FIGS. 6, 7, and 8 show the various set-up phases, one or a plurality of which may be applied. In these phases and the utilization of the Orgasmatron, Primary Stimulation includes a selection of one or a plurality of external or internal genital stimulation using insertion, pressure, rubbing, vibration, other mechanical, electrical, thermal, ultrasound or other application of energy for tactile, pain, or other stimulation. Stimulation of any of the pelvic organs (e.g., clitoris, vagina, cervix, uterus, anus, rectum, prostate, and penis) can result in any orgasm. Visual Stimulation includes presentation of sexual partner, images of the sexual partner, self, couple together, pornography, sadomasochism, or any other excitatory material. This may be augmented by or substituted for by audio stimulation. Imagining refers to fantasizing by the subject. Ancillary Drug Elements include drugs for erectile dysfunction, mood alteration, or other applicable agents. For example drugs like bupropion that facilitate dopamine presence facilitate orgasms in both men and women. Ancillary Hormone Elements include sex-related hormones (e.g., estrogens and androgens) as well as thyroid or other applicable agents. Secondary Stimulations include non-genital stimulations such as nipples, skin areas in any application or other stimulations using an energy or energies as noted under Primary Stimulations above. It is noted that healthcare personnel can view the stimulations effective relative to a specific patient/subject in a non judgmental way. Note where longer-term changes are involved such as hormones or drugs, the process may take awhile so might want to go to imaging and/or real-time stimulation first. In any case situation may be important enough to patient for long term and/or increased benefit, may be worth the wait.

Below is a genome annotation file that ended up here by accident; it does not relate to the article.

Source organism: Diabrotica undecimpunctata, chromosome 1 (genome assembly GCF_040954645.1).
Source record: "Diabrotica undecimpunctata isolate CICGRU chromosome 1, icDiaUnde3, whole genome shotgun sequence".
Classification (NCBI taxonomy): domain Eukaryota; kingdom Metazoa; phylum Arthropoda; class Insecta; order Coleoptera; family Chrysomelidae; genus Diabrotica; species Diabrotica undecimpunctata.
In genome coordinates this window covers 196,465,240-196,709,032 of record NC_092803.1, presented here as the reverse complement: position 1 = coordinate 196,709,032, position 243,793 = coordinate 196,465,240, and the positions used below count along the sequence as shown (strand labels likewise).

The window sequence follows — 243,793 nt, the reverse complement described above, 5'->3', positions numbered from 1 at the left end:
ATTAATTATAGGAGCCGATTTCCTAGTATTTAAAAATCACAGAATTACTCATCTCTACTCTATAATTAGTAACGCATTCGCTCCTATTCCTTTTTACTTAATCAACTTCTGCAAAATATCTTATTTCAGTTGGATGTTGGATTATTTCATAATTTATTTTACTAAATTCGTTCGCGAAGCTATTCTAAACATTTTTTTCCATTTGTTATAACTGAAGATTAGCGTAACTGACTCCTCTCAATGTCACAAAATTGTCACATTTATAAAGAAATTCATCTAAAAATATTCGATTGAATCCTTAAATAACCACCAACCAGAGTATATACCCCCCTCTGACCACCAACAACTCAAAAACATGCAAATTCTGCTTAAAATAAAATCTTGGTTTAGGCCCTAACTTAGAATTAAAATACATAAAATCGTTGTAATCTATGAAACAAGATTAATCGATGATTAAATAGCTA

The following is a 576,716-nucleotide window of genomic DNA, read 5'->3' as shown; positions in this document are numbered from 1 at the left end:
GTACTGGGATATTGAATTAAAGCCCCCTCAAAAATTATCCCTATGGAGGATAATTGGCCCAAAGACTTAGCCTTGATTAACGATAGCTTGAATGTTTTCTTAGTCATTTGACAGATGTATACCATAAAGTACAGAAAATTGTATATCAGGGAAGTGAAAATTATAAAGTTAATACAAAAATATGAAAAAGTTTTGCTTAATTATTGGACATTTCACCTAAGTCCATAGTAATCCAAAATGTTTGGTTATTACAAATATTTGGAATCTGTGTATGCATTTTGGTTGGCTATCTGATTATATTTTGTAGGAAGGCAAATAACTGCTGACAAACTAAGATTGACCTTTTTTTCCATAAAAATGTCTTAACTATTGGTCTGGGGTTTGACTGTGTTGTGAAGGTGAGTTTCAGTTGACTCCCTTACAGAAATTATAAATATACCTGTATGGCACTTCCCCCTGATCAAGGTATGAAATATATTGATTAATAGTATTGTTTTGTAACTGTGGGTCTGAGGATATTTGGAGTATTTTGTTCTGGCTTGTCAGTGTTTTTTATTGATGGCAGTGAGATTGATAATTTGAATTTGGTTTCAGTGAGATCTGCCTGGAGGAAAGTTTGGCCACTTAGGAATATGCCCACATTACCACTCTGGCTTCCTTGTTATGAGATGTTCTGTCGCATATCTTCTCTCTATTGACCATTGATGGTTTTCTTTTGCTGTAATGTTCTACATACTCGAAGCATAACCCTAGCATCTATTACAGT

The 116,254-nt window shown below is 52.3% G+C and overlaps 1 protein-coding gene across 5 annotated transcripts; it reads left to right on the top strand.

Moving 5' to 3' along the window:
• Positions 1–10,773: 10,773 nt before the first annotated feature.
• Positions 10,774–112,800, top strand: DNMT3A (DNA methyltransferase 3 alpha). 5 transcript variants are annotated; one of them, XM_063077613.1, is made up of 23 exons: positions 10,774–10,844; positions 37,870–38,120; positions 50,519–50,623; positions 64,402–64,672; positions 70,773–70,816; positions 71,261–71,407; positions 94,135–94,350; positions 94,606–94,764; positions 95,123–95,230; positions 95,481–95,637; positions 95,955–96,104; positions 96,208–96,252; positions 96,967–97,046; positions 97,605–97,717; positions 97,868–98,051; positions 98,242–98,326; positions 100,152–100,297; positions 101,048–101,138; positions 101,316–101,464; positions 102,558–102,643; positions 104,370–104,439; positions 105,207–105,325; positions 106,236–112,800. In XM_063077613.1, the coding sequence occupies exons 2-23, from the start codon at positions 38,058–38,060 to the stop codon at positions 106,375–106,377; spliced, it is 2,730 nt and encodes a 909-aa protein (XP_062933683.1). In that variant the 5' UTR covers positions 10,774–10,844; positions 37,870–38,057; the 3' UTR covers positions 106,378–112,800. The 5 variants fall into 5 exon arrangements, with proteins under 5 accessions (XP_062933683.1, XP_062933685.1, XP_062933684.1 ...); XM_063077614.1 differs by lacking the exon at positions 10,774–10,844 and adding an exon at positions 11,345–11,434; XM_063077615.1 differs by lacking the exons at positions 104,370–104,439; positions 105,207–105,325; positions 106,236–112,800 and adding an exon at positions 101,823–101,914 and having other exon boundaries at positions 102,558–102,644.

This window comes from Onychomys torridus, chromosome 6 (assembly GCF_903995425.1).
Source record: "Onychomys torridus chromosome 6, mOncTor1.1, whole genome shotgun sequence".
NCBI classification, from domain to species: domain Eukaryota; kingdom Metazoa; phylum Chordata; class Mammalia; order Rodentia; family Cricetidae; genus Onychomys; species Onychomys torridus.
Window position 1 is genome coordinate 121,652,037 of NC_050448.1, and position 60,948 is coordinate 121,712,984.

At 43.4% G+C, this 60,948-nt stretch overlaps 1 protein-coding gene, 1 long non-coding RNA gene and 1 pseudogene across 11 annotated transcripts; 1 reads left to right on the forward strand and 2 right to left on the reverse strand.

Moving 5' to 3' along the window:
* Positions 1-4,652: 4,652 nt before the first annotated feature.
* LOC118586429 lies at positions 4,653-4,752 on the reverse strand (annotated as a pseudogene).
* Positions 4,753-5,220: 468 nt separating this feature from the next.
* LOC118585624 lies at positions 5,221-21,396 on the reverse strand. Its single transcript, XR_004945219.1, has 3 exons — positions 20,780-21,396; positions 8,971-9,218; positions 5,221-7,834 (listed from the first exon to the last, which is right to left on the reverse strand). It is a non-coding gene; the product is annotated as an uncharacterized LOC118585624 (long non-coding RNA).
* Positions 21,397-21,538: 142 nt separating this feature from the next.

In the set-up phases the patient/subject physiologic results will include assessment of changes such as, but not limited to, blood pressure, pulse rate, respiratory rate, pupil diameter, pain threshold, and muscle contractions.